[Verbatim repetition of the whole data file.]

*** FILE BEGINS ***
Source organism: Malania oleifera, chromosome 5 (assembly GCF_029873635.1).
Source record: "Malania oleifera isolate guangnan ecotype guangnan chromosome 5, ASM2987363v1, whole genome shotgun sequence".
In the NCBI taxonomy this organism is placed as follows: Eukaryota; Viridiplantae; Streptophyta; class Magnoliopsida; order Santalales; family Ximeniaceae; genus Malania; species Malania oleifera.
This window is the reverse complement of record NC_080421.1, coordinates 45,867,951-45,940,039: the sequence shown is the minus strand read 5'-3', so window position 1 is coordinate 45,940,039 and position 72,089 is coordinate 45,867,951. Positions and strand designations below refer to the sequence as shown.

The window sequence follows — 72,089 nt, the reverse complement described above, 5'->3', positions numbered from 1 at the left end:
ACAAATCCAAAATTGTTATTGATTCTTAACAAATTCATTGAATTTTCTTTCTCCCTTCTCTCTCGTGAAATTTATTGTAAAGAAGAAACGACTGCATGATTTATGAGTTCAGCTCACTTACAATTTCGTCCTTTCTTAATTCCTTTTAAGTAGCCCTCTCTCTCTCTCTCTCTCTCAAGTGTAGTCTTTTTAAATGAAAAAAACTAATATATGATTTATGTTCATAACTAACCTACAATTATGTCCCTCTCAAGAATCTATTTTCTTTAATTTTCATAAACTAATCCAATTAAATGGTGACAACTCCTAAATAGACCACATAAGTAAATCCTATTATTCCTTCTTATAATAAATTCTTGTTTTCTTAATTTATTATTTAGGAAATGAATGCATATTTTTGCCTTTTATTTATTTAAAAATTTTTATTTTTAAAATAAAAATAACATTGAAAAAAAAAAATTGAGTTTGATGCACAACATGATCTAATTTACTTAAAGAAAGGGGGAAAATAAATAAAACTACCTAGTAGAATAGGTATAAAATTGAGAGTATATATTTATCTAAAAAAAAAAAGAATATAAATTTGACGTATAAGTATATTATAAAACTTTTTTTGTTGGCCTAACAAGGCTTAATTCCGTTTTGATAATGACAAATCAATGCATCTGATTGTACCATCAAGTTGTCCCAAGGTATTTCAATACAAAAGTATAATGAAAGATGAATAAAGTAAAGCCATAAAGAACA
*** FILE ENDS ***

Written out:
Source organism: Malania oleifera, chromosome 5 (assembly GCF_029873635.1).
Source record: "Malania oleifera isolate guangnan ecotype guangnan chromosome 5, ASM2987363v1, whole genome shotgun sequence".
In the NCBI taxonomy this organism is placed as follows: Eukaryota; Viridiplantae; Streptophyta; class Magnoliopsida; order Santalales; family Ximeniaceae; genus Malania; species Malania oleifera.
This window is the reverse complement of record NC_080421.1, coordinates 45,867,951-45,940,039: the sequence shown is the minus strand read 5'-3', so window position 1 is coordinate 45,940,039 and position 72,089 is coordinate 45,867,951. Positions and strand designations below refer to the sequence as shown.

The window sequence follows — 72,089 nt, the reverse complement described above, 5'->3', positions numbered from 1 at the left end:
ACAAATCCAAAATTGTTATTGATTCTTAACAAATTCATTGAATTTTCTTTCTCCCTTCTCTCTCGTGAAATTTATTGTAAAGAAGAAACGACTGCATGATTTATGAGTTCAGCTCACTTACAATTTCGTCCTTTCTTAATTCCTTTTAAGTAGCCCTCTCTCTCTCTCTCTCTCTCAAGTGTAGTCTTTTTAAATGAAAAAAACTAATATATGATTTATGTTCATAACTAACCTACAATTATGTCCCTCTCAAGAATCTATTTTCTTTAATTTTCATAAACTAATCCAATTAAATGGTGACAACTCCTAAATAGACCACATAAGTAAATCCTATTATTCCTTCTTATAATAAATTCTTGTTTTCTTAATTTATTATTTAGGAAATGAATGCATATTTTTGCCTTTTATTTATTTAAAAATTTTTATTTTTAAAATAAAAATAACATTGAAAAAAAAAAATTGAGTTTGATGCACAACATGATCTAATTTACTTAAAGAAAGGGGGAAAATAAATAAAACTACCTAGTAGAATAGGTATAAAATTGAGAGTATATATTTATCTAAAAAAAAAAAGAATATAAATTTGACGTATAAGTATATTATAAAACTTTTTTTGTTGGCCTAACAAGGCTTAATTCCGTTTTGATAATGACAAATCAATGCATCTGATTGTACCATCAAGTTGTCCCAAGGTATTTCAATACAAAAGTATAATGAAAGATGAATAAAGTAAAGCCATAAAGAACA